The outputs of the multiplexors 70-84 are connected through respective 8 bit lines 90, 92, 94, 96, 98, 100, 102 and 104 to corresponding sections of a register 106. The register 106 is similar to register 26 and 28. Register 106 contains 8 sections labelled 0-7 for storing 64 bits. Register 106 is further connected to the memory bus 14 for transferring data blocks to the main memory 12.
A plurality of resistors 112, 114, 116, 118, 120, 122, 124 and 126 are connected respectively between the output lines 90, 92, 94, 96, 98, 100, 102 and 104 and a fixed voltage reference terminal 128. There is, in fact, a resistor for each of the paths in each of the output lines. Terminal 128 is typically the power supply VCC for the circuit 10.
The input/output processor 18 transmits control signals through a line 134 to a decoder 136 and sequencer 138 in the circuit 10. The decoder 136 decodes the commands received from the processor 18 and produces a plurality of command signals that are transmitted through a line 140 to selectively operate the multiplexors 70, 72, 74, 76, 78, 80, 82 and 84. The decoder 136 can command any one of the multiplexors to route a selected one of the inputs to the output or to drive the output to a high impedance state. The sequencer 138 coordinates and clocks the operation of the various registers and circuits within the circuit 10 and sequence the main memory 12 through a line 142 to perform a read operation and produce a data block that is transmitted through the bus 14 to the register 26.
Operation of the circuit 10 and related computer units is now described in reference to the FIGURE. Within an overall computer system the main memory 12 is read and written with blocks of data and in the present example each block comprises 64 bits which is a collection of 8 bytes. It is a frequent requirement that a requestor unit, such as the processor 18, write a number of bytes less than a full block, in the main memory 12. This requirement can also be initiated by the central processor unit (not shown) of the computer which uses the main memory 12. Thus, there can be many types of requestor units to work in conjunction with the circuit 10.
The input/output processor 18 is further described in copending application entitled Input/Output Processor for Computer filed June 20, 1984 having Ser. No. 622,445 with inventors John M. Golenbieski, David A. Nobles, Gaynel J. Lockhart, Thomas M. Jones and Alan D. Gant. This copending application is assigned to the assignee of the present application. The attorney docket number for this copending application is B-19,589.
The processor 18 has a number of data units, bytes, less than 8, that are to be written into the main memory 12. The count of the number of bytes and the address for the first of the bytes is transmitted from the processor 18. The address is transmitted through bus 16 to the main memory 12. The position and number of bytes to be written is transmitted through line 134 to the decoder 136. The selected data bytes are transmitted through the data bus 20 and stored in the appropriate sections of the register 28. In response to the command from the processor 18 the sequencer 138 causes the main memory to be read and retrieve the block of data into which the selected bytes will be stored. This block of data is transferred through the memory bus 14 into the register 26. The decoder 136 activates the selected multiplexor units 70-84 so that the particular bytes which have been stored in register 28 are routed through the multiplexors to the corresponding sections of the register 106. The sections of the register 106 which do not receive the data from register 28 are connected by the multiplexors 70-84 to receive the corresponding data units from the register 26. Thus, register 106 receives the new bytes to be written into the main memory 12 from register 28 and the unchanged bytes from register 26. There is thus produced in register 106 a new long word (64 bits) which includes the data bytes to be written into the main memory as requested by the processor 18. This new block is transferred from register 106 through the memory bus 14 and written into the main memory 12. This completes the operation requested by the processor 18. Each of these steps is carried out in the hardware rather than with software. No intervention was required by the central processing unit (not shown) to provide software processing operations to accomplish the same ultimate result. Thus the computer which includes circuit 10 can continue its productive processing without being interrupted by the requirement to write into memory with less than one full block.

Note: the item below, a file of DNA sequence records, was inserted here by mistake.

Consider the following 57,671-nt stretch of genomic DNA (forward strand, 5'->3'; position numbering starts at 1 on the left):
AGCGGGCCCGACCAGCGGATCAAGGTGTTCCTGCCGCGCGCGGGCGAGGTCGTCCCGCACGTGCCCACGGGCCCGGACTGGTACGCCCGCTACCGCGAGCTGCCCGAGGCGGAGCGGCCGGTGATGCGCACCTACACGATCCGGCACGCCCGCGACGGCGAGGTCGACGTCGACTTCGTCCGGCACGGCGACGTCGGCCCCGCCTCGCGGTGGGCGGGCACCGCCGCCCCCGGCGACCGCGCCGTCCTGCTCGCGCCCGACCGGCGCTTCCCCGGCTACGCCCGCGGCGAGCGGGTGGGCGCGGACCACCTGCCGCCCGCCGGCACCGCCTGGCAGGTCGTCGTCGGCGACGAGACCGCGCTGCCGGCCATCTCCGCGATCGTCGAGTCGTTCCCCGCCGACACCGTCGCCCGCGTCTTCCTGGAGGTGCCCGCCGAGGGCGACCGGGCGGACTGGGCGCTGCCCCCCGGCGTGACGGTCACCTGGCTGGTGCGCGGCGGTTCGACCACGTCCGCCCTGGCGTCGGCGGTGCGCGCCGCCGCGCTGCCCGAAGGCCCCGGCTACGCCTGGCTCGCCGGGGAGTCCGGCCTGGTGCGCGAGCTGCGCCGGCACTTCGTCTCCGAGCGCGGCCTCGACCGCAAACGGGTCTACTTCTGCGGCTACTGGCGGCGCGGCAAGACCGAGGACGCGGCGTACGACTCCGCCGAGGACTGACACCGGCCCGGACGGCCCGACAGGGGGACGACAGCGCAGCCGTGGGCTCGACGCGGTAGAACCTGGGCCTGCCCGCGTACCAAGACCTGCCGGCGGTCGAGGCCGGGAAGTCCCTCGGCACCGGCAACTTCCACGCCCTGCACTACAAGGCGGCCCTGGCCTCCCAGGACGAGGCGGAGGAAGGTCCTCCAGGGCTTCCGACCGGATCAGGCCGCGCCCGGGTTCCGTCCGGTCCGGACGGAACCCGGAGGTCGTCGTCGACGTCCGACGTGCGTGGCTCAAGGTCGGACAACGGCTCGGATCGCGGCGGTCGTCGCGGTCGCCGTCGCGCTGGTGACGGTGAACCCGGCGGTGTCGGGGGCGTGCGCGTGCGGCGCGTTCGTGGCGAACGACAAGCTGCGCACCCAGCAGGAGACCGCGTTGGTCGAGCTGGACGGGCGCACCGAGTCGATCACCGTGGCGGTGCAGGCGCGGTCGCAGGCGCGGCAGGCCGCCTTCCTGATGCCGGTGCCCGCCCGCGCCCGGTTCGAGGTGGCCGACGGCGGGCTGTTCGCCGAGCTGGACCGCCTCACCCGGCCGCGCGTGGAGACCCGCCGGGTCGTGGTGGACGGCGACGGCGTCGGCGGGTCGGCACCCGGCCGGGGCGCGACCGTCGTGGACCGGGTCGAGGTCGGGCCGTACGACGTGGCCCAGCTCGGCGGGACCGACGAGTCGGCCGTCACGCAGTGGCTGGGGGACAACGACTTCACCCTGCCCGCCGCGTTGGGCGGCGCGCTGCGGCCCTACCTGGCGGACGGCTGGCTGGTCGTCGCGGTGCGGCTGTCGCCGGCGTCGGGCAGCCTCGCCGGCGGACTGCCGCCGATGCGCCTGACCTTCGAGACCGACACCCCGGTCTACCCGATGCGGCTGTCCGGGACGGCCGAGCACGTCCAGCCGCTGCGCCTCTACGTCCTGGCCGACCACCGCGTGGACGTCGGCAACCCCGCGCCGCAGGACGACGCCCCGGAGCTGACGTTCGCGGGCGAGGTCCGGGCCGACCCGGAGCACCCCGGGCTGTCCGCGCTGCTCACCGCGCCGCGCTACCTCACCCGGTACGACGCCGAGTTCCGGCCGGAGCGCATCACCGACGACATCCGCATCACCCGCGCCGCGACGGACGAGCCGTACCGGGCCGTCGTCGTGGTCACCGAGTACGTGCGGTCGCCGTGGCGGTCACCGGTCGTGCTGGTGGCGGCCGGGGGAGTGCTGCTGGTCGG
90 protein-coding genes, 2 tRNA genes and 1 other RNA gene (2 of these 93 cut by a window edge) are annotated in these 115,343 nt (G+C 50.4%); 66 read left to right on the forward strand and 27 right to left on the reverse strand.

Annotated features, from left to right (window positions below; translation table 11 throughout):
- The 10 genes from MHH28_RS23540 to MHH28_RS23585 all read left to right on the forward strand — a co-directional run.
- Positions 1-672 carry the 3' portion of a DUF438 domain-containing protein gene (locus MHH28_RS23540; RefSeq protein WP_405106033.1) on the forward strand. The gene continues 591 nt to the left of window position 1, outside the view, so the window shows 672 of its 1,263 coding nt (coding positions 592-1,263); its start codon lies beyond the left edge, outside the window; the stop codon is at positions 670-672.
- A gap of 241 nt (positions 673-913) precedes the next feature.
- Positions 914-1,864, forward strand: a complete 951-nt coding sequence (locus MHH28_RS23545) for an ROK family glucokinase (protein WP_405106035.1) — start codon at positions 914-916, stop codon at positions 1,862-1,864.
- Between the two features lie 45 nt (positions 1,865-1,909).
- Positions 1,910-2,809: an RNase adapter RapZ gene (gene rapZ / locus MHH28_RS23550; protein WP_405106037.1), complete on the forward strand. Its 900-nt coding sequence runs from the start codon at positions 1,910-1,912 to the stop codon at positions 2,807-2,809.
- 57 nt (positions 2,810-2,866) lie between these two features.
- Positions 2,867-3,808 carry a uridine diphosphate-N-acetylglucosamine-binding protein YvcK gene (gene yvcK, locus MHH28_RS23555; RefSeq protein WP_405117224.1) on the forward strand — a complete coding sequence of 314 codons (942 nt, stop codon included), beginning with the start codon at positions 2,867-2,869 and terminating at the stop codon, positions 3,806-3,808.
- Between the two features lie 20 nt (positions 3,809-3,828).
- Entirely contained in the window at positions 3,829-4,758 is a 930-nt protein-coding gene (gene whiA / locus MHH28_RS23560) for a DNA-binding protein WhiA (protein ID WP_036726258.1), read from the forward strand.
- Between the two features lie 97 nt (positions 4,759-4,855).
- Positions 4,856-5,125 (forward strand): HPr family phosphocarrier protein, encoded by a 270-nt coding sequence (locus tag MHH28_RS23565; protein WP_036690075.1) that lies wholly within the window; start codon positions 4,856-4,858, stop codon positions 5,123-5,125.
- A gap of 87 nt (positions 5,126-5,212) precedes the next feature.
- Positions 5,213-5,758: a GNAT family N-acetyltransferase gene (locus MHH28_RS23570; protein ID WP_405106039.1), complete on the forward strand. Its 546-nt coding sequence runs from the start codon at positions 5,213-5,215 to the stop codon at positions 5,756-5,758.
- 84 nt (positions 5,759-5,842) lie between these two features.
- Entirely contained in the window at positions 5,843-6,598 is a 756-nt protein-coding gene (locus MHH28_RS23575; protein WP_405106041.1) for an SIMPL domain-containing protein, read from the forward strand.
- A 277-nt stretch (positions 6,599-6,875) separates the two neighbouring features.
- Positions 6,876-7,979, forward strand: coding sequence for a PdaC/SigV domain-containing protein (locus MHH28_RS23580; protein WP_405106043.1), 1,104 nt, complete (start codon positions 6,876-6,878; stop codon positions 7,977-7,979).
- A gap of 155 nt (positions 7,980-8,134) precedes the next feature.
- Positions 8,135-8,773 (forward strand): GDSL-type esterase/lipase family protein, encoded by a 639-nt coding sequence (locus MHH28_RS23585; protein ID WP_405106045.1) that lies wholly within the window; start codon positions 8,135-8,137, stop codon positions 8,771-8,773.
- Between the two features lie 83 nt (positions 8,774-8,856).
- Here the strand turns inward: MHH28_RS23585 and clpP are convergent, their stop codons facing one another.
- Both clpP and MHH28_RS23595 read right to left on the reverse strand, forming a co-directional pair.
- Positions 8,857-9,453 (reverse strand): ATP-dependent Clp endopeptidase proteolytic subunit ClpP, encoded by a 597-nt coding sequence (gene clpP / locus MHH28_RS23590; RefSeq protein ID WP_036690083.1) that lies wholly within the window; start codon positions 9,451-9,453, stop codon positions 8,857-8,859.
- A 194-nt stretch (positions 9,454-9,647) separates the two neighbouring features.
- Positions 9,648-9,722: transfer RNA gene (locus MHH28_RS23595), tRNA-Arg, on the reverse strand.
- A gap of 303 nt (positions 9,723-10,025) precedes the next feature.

In a further aspect of the present invention it is often necessary to write a predetermined logic state into the main memory 12 for the purpose of validating operation of various units or providing a test pattern. This is carried out by the use of the same sequence as described above. In this case, the requestor may be a central processor unit which functions basically the same way as the processor 18. A command sequence is transmitted through the equivalent of line 134 to the decoder 136. Selected ones are the multiplexors 70-84 are activated to produce a high impedance output. The resistors 112-126 pull the corresponding output lines 90-104 to a high voltage state when the multiplexors 70-84 produce a high impedance output condition. The high voltage state produced by the resistors comprises a predetermined logic state. This logic state is transferred into the selected ones of the sections of register 106. The sequence described above is completed by tranferring the data block in register 106 through the memory bus 14 and writing it into the main memory 12. By use of the circuit 10 a requestor, such as a central processor, an input/output processor, or a diagnostic unit can write a predetermined logic state into any desired address of the main memory 12 in a very rapid fashion without requiring intervention of the system software.
In summary, the present invention comprises a method and apparatus for writing less than block units into the main memory of a computer without the necessity to go through a series of cumbersome and time consuming software operations. Further, a predetermined logic state can be written into any desired address for test and evaluation purposes.
Although one embodiment of the invention has been illustrated in the accompanying drawing and described in the foregoing Detailed Description, it will be understood that the invention is not limited to the embodiment disclosed, but is capable of numerous rearrangements, modifications and substitutions of parts and elements without departing from the scope of the invention.